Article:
Armchair BEA Day Four

9c73f-armchairbea3Hey y’all!It’s Grace and because I can’t attend BookExpo America this year, I’m doing Armchair BEA! If you didn’t see my post yesterday kicking off the week with an introduction and talking about literature, you can check it out here. You can check out day two - about author interactions and audiobooks - here, and day three - about expanding blogging horizons and short stories - here.For those of y’all who haven’t seen it in previous years, Armchair BEA is the virtual version of the conference we know and love. While those in NYC can mingle around and meet new bloggers in person, the rest of us still make the effort to come together online and chat about the upcoming releases, trends, and love for books that makes BookExpo so special.Today’s topic for Day Four of Armchair BEA (and the first day of actual BookExpo America up in New York) is about beyond the borders, a continuation of the diversity in YA discussion.

Beyond the Borders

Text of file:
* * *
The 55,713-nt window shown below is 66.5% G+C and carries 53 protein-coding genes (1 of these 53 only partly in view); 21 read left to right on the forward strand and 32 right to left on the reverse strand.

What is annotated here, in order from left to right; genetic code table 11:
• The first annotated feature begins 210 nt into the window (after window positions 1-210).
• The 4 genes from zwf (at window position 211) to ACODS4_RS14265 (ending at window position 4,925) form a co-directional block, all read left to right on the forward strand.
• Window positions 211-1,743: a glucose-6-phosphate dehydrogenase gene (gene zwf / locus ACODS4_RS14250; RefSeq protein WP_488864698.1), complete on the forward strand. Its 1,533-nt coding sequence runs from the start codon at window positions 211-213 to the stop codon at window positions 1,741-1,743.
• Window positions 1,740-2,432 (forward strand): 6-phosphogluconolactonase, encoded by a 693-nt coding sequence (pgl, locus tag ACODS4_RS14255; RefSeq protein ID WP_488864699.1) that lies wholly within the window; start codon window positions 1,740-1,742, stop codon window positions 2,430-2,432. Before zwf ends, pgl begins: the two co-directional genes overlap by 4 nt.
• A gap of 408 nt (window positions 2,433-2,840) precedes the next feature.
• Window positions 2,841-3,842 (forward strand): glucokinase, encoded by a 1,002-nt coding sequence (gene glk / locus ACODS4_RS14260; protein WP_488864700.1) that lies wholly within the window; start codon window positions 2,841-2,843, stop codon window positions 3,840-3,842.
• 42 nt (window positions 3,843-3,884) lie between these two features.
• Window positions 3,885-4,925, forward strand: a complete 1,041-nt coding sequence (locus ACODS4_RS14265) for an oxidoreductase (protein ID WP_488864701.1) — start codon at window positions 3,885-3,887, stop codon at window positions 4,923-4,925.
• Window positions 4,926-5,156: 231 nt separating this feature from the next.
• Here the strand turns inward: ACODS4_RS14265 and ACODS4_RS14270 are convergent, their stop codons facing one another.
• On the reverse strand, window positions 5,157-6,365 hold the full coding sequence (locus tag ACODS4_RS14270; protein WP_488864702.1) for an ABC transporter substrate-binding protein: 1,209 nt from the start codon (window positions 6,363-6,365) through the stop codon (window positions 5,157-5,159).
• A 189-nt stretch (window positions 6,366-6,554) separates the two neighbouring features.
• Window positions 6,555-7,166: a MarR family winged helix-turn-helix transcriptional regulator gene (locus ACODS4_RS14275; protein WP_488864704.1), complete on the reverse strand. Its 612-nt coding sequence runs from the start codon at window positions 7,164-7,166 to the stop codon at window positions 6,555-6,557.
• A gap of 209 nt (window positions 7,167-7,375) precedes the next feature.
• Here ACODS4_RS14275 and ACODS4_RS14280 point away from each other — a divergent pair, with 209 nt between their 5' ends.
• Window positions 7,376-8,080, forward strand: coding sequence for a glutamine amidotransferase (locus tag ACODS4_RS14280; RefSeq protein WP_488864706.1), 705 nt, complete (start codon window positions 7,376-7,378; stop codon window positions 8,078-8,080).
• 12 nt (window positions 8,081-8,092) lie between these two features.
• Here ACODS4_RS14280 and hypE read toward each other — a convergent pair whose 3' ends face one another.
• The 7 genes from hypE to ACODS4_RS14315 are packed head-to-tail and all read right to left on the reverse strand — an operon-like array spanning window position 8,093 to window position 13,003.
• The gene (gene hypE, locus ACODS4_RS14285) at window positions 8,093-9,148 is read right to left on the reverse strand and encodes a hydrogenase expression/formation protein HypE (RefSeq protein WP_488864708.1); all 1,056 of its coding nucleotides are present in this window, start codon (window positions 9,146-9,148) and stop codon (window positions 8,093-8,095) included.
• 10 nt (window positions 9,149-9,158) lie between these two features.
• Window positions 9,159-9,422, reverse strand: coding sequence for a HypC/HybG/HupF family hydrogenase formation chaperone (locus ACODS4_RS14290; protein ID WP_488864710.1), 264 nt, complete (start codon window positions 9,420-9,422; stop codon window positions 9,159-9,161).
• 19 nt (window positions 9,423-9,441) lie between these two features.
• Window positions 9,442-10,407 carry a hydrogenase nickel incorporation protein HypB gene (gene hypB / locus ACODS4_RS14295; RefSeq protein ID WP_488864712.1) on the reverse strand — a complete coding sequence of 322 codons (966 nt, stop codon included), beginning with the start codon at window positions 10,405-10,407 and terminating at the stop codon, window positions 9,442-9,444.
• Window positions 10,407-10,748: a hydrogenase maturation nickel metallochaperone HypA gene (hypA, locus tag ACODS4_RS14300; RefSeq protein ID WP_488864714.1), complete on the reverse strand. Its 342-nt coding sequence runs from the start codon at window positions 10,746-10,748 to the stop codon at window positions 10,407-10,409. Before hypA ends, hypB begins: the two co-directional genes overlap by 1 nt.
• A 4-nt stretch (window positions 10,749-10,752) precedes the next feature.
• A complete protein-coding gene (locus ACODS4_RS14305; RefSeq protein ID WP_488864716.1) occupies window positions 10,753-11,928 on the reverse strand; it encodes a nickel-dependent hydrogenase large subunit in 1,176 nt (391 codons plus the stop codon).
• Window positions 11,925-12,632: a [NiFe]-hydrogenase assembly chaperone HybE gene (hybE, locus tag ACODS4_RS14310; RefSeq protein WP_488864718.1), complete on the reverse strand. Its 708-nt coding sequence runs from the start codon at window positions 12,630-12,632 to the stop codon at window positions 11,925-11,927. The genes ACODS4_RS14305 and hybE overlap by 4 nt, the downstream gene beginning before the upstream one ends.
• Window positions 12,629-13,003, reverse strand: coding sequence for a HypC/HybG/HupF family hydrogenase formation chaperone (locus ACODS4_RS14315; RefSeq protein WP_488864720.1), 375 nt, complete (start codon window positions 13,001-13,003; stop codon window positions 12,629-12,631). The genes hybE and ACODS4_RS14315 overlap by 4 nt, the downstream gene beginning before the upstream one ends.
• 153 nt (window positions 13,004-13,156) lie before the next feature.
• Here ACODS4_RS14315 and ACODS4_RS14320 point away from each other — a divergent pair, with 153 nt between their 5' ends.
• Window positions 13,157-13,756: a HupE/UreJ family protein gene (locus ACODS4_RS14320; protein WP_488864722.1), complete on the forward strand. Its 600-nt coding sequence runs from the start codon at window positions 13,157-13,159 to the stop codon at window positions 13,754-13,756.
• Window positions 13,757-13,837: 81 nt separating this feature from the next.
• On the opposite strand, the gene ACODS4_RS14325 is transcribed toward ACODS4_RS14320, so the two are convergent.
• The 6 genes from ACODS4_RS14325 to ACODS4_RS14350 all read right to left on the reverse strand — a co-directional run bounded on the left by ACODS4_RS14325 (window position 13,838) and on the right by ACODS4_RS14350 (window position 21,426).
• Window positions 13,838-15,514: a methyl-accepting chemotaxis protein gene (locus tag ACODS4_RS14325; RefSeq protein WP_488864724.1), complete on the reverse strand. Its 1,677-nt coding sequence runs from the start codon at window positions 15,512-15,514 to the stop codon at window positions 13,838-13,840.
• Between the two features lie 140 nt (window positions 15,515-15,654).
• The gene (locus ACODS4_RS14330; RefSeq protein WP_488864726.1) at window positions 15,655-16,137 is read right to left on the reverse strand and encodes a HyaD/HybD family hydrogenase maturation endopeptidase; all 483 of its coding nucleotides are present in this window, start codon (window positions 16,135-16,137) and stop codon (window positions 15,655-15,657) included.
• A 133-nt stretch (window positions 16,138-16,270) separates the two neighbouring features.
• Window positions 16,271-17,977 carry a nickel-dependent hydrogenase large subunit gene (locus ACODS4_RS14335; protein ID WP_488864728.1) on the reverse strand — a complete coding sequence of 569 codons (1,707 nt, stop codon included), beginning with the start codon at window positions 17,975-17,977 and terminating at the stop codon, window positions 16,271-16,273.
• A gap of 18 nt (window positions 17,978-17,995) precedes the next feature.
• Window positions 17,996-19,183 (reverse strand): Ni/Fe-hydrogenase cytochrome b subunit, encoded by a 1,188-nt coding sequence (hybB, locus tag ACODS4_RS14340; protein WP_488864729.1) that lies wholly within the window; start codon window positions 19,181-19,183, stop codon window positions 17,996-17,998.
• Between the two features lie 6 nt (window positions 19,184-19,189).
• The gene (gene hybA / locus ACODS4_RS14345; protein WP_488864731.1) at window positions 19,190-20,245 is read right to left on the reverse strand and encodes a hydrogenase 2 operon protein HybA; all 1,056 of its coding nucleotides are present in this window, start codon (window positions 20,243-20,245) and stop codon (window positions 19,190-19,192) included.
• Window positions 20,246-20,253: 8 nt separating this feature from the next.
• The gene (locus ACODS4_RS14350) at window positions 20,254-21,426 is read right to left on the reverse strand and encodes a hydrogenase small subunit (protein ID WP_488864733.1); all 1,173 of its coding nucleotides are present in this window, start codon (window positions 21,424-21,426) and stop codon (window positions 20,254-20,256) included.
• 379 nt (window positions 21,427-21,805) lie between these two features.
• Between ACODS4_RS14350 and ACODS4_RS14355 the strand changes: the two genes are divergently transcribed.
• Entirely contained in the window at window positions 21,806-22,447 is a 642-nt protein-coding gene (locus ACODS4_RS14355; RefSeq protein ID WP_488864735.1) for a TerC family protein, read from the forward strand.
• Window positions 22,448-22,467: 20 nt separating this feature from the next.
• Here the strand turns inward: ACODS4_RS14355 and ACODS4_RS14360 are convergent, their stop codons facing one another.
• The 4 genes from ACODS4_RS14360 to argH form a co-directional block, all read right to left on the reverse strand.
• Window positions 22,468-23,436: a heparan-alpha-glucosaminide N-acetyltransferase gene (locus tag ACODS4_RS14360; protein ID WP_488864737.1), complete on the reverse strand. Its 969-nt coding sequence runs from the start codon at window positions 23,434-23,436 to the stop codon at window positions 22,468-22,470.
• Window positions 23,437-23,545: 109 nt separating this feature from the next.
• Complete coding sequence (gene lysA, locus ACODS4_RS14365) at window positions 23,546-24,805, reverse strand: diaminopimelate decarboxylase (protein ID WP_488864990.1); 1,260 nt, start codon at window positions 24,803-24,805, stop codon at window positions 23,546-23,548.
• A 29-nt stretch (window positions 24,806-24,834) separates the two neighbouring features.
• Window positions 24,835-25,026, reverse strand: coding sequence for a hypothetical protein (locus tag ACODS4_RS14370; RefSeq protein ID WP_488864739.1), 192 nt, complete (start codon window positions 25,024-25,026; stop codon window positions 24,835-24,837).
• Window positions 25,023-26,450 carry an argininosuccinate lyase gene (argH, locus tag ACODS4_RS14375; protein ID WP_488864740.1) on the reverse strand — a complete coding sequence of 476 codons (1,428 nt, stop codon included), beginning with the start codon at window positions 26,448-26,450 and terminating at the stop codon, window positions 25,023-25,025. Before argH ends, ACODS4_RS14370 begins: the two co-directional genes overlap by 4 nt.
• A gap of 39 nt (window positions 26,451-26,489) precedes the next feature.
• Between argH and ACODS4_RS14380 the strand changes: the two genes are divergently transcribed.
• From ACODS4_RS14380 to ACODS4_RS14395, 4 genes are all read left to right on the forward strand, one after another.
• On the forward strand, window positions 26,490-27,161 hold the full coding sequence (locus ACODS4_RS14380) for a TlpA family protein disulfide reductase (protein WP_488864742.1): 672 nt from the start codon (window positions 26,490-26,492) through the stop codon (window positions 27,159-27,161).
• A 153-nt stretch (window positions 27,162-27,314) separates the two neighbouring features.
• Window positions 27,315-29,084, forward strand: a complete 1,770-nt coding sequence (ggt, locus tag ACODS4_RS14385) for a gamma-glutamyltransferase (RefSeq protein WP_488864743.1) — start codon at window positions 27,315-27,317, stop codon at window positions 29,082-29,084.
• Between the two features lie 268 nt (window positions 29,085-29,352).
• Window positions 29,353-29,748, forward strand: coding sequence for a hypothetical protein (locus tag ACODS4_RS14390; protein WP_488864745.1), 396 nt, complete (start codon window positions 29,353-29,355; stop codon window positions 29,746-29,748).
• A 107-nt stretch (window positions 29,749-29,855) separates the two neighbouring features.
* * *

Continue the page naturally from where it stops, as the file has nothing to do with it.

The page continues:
I love reading travel books. If a character goes to an exotic place or other country, I'm immediately drawn to the story. I've gotten to the point where I'm easily comfortable reading about books that take place in Prague, Italy, New Zealand (actually, about the last one, I haven't read any that take place there but I'd LOVE t0). What I've really been challenging myself to do since I've read books that take place in diverse places is to read books about diverse people.I'm relatively shy when it comes to that. I'm confident in my own opinions but, unless it relates to standing up for somebody, I'd rather not offend anyone or be obnoxious in speaking about things that I really don't know enough to speak about. A lot of the topics and issues that make young adult diverse in the viewpoint of many are things that I'm not familiar with; I'm white, I'm a girl, I'm a Christian. Recently, my challenge to myself has been to read books from characters who have different perspectives than mine.If you're looking for a good LGBT read, I highly recommend Everything Leads to You by Nina LaCour. It's one of my favorite books of the year. Between its lovely writing, stunning characters, and cinematic romance, I completely fell in love with it. Even better? Despite being a LGBT, it doesn't use that as the point of the entire plot. The main character is a lesbian. It's a simple characteristic of a complex character, and that's how it should be.What diverse books do y'all like? Any recommendations for me? Comment below and let me know!